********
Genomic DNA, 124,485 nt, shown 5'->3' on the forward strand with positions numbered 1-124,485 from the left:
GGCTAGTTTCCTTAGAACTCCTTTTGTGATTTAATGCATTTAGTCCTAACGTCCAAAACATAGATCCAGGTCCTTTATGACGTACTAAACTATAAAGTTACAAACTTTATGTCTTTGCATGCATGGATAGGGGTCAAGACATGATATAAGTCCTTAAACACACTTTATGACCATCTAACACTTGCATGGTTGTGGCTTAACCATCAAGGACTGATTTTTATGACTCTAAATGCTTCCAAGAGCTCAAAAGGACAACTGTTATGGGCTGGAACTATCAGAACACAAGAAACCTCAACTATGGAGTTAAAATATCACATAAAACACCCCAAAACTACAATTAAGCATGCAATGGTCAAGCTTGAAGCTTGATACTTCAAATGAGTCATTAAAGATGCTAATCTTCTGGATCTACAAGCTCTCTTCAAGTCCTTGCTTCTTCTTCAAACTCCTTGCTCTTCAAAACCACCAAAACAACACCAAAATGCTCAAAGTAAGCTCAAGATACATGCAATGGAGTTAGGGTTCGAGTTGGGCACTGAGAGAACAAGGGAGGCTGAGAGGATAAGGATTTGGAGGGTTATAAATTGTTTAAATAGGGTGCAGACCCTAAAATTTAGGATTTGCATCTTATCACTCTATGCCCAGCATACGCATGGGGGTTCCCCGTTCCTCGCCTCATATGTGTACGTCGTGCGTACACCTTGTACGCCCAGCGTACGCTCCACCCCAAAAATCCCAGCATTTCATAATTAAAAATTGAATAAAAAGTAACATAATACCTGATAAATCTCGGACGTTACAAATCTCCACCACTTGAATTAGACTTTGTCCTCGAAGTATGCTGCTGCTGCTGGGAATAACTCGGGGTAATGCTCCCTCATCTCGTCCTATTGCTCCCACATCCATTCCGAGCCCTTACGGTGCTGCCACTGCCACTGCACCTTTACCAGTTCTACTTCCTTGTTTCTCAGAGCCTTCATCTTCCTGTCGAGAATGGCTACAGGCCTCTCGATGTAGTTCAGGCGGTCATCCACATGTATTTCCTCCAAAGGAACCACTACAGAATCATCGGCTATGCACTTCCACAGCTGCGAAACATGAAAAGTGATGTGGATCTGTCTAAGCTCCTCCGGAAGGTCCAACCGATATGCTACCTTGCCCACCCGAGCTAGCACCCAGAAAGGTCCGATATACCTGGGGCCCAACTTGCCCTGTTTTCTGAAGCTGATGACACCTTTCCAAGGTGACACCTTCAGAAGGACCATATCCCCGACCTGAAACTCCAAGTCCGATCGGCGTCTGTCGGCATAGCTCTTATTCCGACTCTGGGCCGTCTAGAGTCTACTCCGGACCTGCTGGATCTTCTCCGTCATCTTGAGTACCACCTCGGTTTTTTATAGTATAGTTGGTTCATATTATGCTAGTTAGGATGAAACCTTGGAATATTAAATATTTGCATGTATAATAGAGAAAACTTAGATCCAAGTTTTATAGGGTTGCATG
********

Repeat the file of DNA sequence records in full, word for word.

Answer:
Genomic DNA, 124,485 nt, shown 5'->3' on the forward strand with positions numbered 1-124,485 from the left:
GGCTAGTTTCCTTAGAACTCCTTTTGTGATTTAATGCATTTAGTCCTAACGTCCAAAACATAGATCCAGGTCCTTTATGACGTACTAAACTATAAAGTTACAAACTTTATGTCTTTGCATGCATGGATAGGGGTCAAGACATGATATAAGTCCTTAAACACACTTTATGACCATCTAACACTTGCATGGTTGTGGCTTAACCATCAAGGACTGATTTTTATGACTCTAAATGCTTCCAAGAGCTCAAAAGGACAACTGTTATGGGCTGGAACTATCAGAACACAAGAAACCTCAACTATGGAGTTAAAATATCACATAAAACACCCCAAAACTACAATTAAGCATGCAATGGTCAAGCTTGAAGCTTGATACTTCAAATGAGTCATTAAAGATGCTAATCTTCTGGATCTACAAGCTCTCTTCAAGTCCTTGCTTCTTCTTCAAACTCCTTGCTCTTCAAAACCACCAAAACAACACCAAAATGCTCAAAGTAAGCTCAAGATACATGCAATGGAGTTAGGGTTCGAGTTGGGCACTGAGAGAACAAGGGAGGCTGAGAGGATAAGGATTTGGAGGGTTATAAATTGTTTAAATAGGGTGCAGACCCTAAAATTTAGGATTTGCATCTTATCACTCTATGCCCAGCATACGCATGGGGGTTCCCCGTTCCTCGCCTCATATGTGTACGTCGTGCGTACACCTTGTACGCCCAGCGTACGCTCCACCCCAAAAATCCCAGCATTTCATAATTAAAAATTGAATAAAAAGTAACATAATACCTGATAAATCTCGGACGTTACAAATCTCCACCACTTGAATTAGACTTTGTCCTCGAAGTATGCTGCTGCTGCTGGGAATAACTCGGGGTAATGCTCCCTCATCTCGTCCTATTGCTCCCACATCCATTCCGAGCCCTTACGGTGCTGCCACTGCCACTGCACCTTTACCAGTTCTACTTCCTTGTTTCTCAGAGCCTTCATCTTCCTGTCGAGAATGGCTACAGGCCTCTCGATGTAGTTCAGGCGGTCATCCACATGTATTTCCTCCAAAGGAACCACTACAGAATCATCGGCTATGCACTTCCACAGCTGCGAAACATGAAAAGTGATGTGGATCTGTCTAAGCTCCTCCGGAAGGTCCAACCGATATGCTACCTTGCCCACCCGAGCTAGCACCCAGAAAGGTCCGATATACCTGGGGCCCAACTTGCCCTGTTTTCTGAAGCTGATGACACCTTTCCAAGGTGACACCTTCAGAAGGACCATATCCCCGACCTGAAACTCCAAGTCCGATCGGCGTCTGTCGGCATAGCTCTTATTCCGACTCTGGGCCGTCTAGAGTCTACTCCGGACCTGCTGGATCTTCTCCGTCATCTTGAGTACCACCTCGGTTTTTTATAGTATAGTTGGTTCATATTATGCTAGTTAGGATGAAACCTTGGAATATTAAATATTTGCATGTATAATAGAGAAAACTTAGATCCAAGTTTTATAGGGTTGCATG